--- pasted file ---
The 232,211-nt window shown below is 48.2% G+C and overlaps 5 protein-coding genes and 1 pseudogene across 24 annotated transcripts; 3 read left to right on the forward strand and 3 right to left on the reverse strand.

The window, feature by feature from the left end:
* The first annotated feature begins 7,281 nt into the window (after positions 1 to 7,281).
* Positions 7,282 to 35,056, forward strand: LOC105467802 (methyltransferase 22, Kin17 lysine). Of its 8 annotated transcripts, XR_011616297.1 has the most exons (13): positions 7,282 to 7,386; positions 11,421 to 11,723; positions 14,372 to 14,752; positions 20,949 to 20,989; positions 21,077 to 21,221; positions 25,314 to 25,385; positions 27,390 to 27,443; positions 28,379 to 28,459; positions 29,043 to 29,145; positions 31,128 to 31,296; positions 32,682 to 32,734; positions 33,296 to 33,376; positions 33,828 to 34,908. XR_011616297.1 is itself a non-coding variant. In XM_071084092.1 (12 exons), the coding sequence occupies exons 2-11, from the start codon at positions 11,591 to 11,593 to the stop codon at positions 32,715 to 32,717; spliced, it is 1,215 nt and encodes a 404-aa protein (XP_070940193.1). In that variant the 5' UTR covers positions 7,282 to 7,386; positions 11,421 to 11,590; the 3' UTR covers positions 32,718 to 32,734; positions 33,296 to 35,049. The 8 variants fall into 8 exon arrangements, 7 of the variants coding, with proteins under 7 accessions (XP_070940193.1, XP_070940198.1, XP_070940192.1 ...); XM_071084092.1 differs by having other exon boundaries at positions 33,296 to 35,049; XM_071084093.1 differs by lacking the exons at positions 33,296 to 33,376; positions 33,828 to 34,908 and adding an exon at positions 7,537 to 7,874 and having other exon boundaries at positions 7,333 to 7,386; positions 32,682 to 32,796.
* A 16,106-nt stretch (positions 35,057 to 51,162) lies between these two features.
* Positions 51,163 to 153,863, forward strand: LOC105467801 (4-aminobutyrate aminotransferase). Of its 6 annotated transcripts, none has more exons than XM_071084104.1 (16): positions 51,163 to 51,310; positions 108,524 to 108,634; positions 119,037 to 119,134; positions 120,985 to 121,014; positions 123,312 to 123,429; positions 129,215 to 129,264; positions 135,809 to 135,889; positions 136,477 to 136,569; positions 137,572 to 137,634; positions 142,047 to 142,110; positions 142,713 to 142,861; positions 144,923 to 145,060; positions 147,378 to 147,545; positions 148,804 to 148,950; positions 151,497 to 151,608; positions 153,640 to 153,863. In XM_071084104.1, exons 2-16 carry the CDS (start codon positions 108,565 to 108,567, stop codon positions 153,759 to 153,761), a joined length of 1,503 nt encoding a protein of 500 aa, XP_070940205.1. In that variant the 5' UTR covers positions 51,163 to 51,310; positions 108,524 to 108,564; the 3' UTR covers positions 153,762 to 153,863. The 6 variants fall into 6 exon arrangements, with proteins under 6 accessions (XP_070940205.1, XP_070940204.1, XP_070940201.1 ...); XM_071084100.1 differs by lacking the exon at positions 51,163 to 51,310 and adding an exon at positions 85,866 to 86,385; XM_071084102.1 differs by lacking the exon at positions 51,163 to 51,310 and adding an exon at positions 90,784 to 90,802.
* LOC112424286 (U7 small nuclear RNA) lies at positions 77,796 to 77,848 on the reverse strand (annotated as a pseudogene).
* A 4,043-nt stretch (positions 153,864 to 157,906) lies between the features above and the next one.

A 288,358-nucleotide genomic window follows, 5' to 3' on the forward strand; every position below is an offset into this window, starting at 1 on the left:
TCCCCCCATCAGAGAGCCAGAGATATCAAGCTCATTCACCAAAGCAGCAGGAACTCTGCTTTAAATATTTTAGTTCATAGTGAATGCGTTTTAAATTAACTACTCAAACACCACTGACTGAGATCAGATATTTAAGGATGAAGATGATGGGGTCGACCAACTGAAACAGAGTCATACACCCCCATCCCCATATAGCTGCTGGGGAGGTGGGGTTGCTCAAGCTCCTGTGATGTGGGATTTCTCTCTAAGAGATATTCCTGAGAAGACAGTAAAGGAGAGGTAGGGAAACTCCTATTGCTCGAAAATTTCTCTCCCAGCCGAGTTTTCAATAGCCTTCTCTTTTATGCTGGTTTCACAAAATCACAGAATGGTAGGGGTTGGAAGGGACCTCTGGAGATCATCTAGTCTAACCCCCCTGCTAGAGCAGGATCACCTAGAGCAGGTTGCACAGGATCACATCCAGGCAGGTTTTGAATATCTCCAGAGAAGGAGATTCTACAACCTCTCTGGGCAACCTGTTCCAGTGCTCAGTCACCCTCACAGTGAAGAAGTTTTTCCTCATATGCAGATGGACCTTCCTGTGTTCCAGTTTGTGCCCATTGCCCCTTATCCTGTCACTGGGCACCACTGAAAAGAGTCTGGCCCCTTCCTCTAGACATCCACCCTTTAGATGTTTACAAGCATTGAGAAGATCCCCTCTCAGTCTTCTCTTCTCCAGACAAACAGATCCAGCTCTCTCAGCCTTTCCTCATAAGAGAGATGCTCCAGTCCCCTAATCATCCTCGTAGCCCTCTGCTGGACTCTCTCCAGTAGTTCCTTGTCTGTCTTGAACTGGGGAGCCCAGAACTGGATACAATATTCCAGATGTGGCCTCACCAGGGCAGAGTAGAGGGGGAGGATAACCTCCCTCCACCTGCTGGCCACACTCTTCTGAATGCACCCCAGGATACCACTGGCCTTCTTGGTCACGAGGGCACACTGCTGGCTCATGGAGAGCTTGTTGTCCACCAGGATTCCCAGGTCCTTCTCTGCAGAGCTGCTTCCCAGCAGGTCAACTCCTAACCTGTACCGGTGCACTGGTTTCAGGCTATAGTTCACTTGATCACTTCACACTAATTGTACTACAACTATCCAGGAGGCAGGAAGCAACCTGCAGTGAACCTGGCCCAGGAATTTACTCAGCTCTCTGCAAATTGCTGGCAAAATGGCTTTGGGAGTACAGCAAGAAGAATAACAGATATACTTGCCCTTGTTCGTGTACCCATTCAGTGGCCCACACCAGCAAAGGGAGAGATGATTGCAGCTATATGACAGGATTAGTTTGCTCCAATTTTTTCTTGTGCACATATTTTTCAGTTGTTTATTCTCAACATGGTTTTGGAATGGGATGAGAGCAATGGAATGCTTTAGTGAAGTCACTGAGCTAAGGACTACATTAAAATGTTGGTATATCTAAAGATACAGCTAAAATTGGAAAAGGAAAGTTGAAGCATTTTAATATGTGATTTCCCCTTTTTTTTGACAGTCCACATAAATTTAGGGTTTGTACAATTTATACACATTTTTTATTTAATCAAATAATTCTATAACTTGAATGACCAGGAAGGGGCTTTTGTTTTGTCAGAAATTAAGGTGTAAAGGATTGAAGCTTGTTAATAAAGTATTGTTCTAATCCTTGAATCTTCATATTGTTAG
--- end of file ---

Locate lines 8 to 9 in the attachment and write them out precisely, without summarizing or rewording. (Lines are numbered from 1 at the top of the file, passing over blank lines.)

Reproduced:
* A 4,043-nt stretch (positions 153,864 to 157,906) lies between the features above and the next one.

A 288,358-nucleotide genomic window follows, 5' to 3' on the forward strand; every position below is an offset into this window, starting at 1 on the left: